An investigation of the power spectrum of underwater explosions of gaseous hydrogen and oxygen
Harris, Jack R.
Rigsbee, Clifford M.
Stentz, Donald A.
Turner, John B. Jr.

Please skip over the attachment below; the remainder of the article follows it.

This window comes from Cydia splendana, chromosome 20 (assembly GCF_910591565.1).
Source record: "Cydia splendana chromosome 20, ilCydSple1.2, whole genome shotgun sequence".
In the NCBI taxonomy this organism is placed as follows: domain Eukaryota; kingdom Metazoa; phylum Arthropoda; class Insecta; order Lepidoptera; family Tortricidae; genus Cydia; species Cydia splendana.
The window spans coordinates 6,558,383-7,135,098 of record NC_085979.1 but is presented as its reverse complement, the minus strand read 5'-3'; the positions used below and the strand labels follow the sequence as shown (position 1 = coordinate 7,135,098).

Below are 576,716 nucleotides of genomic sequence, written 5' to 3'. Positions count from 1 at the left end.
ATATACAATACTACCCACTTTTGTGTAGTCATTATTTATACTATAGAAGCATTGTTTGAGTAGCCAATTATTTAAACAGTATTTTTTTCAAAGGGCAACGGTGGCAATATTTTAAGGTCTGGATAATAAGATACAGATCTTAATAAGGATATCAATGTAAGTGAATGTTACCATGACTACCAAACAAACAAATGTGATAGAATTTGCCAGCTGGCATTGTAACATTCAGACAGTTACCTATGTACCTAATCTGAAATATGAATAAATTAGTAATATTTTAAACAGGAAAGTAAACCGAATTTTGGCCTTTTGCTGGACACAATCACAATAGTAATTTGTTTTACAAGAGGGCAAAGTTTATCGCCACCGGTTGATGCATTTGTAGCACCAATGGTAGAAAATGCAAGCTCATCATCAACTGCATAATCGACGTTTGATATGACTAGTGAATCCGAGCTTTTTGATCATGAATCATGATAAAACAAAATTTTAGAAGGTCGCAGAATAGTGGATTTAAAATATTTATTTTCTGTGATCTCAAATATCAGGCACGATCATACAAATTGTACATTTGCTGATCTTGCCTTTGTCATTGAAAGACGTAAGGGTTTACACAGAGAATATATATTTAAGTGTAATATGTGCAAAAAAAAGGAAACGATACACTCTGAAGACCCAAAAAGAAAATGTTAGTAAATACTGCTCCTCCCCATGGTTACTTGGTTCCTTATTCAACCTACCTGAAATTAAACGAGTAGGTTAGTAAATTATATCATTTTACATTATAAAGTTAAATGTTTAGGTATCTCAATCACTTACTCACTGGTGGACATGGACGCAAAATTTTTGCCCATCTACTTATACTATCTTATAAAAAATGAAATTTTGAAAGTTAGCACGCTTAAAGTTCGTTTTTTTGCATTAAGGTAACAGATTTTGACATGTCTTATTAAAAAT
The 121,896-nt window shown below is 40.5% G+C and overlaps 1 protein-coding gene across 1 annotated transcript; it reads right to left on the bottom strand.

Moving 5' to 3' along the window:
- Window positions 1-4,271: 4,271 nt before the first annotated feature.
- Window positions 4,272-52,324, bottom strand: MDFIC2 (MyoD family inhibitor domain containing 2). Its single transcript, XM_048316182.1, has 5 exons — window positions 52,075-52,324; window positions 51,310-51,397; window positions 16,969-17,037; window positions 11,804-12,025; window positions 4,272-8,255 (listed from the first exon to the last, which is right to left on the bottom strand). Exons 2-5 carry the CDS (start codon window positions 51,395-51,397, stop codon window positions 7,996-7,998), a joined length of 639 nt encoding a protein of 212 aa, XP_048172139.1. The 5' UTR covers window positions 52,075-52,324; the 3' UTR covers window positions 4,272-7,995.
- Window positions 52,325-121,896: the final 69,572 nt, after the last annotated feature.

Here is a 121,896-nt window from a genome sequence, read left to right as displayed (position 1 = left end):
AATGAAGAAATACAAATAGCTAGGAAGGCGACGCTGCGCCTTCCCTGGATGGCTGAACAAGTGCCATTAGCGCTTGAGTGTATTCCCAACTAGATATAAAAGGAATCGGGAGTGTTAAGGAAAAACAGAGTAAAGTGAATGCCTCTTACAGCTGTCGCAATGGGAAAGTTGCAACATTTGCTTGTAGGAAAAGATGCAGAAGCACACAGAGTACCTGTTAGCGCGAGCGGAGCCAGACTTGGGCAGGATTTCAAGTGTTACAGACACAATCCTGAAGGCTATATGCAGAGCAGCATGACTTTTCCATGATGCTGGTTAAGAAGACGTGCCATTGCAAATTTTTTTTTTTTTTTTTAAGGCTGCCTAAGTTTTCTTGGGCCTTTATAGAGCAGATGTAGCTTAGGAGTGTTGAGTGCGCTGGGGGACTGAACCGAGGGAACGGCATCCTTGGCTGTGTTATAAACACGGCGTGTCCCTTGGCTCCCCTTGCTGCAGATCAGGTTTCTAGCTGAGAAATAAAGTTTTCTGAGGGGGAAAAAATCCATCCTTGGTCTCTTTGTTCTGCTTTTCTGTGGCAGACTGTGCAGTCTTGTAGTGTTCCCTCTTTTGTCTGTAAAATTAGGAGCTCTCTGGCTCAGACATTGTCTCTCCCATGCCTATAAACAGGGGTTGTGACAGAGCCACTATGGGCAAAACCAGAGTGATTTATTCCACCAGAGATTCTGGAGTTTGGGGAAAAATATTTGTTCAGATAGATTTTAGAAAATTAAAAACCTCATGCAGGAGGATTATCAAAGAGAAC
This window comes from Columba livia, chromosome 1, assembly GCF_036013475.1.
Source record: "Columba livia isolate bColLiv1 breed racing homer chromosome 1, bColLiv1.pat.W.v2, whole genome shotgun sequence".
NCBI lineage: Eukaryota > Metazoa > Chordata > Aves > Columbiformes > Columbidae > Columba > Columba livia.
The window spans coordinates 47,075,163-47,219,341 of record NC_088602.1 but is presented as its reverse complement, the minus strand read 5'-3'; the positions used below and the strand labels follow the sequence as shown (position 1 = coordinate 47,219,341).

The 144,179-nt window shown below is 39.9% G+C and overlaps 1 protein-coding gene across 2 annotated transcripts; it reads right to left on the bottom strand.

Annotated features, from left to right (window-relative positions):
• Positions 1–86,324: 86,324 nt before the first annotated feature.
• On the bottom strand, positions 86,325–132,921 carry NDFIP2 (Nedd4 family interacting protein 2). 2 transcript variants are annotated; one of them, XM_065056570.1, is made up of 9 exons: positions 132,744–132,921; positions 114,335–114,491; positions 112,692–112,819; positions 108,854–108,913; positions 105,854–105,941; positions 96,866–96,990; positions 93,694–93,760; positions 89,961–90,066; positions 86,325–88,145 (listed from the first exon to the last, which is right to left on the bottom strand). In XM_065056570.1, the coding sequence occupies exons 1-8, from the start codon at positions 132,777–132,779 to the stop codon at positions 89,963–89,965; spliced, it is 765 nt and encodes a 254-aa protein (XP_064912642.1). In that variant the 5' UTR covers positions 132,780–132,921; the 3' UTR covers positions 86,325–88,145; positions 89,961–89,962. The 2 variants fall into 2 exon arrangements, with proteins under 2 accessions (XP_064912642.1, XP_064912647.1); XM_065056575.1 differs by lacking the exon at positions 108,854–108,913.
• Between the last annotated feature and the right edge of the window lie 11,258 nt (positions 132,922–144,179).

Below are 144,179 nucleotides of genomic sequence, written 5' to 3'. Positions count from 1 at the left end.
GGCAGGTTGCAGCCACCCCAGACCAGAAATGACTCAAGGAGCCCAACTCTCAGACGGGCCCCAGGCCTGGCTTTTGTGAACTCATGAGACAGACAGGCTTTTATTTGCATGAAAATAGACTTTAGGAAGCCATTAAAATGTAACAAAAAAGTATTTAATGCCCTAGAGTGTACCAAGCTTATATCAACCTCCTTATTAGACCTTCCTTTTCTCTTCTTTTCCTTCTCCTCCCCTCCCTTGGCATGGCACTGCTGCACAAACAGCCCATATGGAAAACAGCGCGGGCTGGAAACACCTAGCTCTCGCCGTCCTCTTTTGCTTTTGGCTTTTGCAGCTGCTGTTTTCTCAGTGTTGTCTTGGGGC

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This thesis was inspired by the need for investigation of new methods of producing underwater sonic energy for possible use in signaling and detection. Electrolysis of sea water into hydrogen and oxygen and the detonation of this mixture underwater was chosen as the trans-- mitting source since it provides a simple and non-depth limited system usable from shipboard, submarine and airborne platforms. The fundamental source of energy to the transducer is high current, low voltage DC electrical power in magnitudes now available from the three possible platforms. A working unit was made and the pressure vs. time and pressure vs. frequency spectrums analyzed for selected parameter changes of depths gas volume and mixture ratios.
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